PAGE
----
Ceisteanna – Questions. - Departmental Expenditure.

Enda Kenny

Ceist:

1 Mr. Kenny asked the Taoiseach the costs which have accrued to his Department since January 2003 in respect of the working group on basic income; and if he will make a statement on the matter. [15224/03]

Trevor Sargent

Ceist:

2 Mr. Sargent asked the Taoiseach the costs which have accrued to his Department in 2003 in relation to the working group on basic income; and if he will make a statement on the matter. [17659/03]

I propose to take Questions Nos. 1 and 2 together.

No direct costs arose in my Department since January 2003 in respect of the working group on basic income. The group completed its work in March 2001.

The working group examined the broad implications of the introduction of a basic income and this work contributed to the development of the Green Paper on Basic Income which was published in September 2002. Costs relating to the printing and translation of the Green Paper fell to be paid in 2003. These were €6,296 and €2,244, respectively.

What is the future agenda planned for the working group? Has it finished its reports, or are further reports outstanding? Is there a working agenda for the group for the period ahead?

The work on my end of the matter is finished. The Department of Social and Family Affairs will look it at further, as will the Department of Finance. The primary aim of the Green Paper is to bring the issues to the attention of the wider community. I am aware that there is ongoing debate on this matter. CORI has been very much at the centre of this issue, as have others. The Green Paper is encouraging debate on the many issues involved. People have already submitted papers in respect of some of the issues. The focus of the debate is the structure and implementation of tax and social welfare policies to increase the prospects of achieving the benefits of basic income. It is primarily now an issue for the Department of Social and Family Affairs and the Department of Finance to examine at a departmental level.

I am conscious that there are also other outside interests. Opinion is already varied on the merits of the concept. The debate on the basic income scheme and the information this has generated at least provides for a more informed debate than was, heretofore, the case. As I said before, I will keep in touch with CORI in regard to the debate.

During our exchanges on this matter on 9 April, the Taoiseach stated that the working group under the original social partnership model in the Department of Finance, which is considering tax and social welfare measures, is taking the Green Paper on Basic Income into account, although it has not reported yet. The Taoiseach undertook to indicate when the report would be published. Is he now in a position to give us that information?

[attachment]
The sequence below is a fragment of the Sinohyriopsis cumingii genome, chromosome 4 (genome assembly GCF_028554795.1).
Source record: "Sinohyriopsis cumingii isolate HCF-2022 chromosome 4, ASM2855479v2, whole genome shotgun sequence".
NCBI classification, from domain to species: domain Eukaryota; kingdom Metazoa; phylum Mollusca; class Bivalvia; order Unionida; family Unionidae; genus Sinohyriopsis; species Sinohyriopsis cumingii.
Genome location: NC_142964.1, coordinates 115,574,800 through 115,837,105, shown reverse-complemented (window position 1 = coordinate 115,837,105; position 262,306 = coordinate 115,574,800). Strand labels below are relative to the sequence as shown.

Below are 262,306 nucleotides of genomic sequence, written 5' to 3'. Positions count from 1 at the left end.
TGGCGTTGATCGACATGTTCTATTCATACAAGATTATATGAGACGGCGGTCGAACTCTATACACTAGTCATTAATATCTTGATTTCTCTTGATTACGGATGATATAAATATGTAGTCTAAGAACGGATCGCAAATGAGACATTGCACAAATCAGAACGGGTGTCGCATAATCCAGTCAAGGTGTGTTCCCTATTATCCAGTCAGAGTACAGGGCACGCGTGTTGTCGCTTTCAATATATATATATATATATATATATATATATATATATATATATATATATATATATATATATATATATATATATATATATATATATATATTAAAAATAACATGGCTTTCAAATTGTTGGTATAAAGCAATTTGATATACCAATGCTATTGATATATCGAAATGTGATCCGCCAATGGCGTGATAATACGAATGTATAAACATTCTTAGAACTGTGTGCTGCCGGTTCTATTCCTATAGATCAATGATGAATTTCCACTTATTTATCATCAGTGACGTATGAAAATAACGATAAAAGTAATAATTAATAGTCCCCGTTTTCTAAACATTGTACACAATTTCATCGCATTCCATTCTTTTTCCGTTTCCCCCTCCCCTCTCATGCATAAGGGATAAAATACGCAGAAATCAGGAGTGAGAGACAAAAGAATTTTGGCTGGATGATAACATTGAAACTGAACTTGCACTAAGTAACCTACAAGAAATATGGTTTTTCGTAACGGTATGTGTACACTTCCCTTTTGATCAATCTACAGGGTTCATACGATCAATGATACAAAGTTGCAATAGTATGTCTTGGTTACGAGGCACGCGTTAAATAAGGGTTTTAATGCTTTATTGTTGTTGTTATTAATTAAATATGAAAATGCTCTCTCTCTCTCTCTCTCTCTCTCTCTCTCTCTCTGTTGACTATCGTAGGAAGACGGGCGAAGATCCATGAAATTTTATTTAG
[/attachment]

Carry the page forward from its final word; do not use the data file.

If I heard the Taoiseach right, he said that he, personally, believed the basic income system was workable. On foot of the various cutbacks in community employment schemes, job initiative schemes, back to work, enterprise allowance, social economy programme, even the county enterprise boards-—

The Deputy is moving well away from the two questions—

—if the Taoiseach is going to act—

—which deal specifically with costs accruing to the Taoiseach's Department.

As regards those costs, a Cheann Comhairle, is the Taoiseach prepared to act on his belief that guaranteed basic income is workable in light of the evidence which seems to be going in the opposite direction? Will he deal with that matter, given the EUROSTAT findings that we have achieved only 60% of the EU average on our levels of social protection expenditure, and that we have the greatest wealth disparity in the EU? Will he act on that fact—

The Deputy has made his point.

—and make sure that guaranteed basic income is not just workable but worked?

In reply to the first question, the taxation and budgetary group in the Department of Finance is the group that will take this into account. I did highlight that. There are probably more questions in respect of welfare issues. Those who have an interest in the matter from a welfare point of view have made most of the responses, of which the Department of Social and Family Affairs should take account.

I do not wish to go back through all of the issues that I did before. I think they are all included in the Green Paper. Some people think this is totally unworkable but that was also the case when we changed our taxation system some years ago to make it more targeted. Although some people did not believe that was possible, it proved to be most effective and people now acknowledge that we have been able to target the less well-off.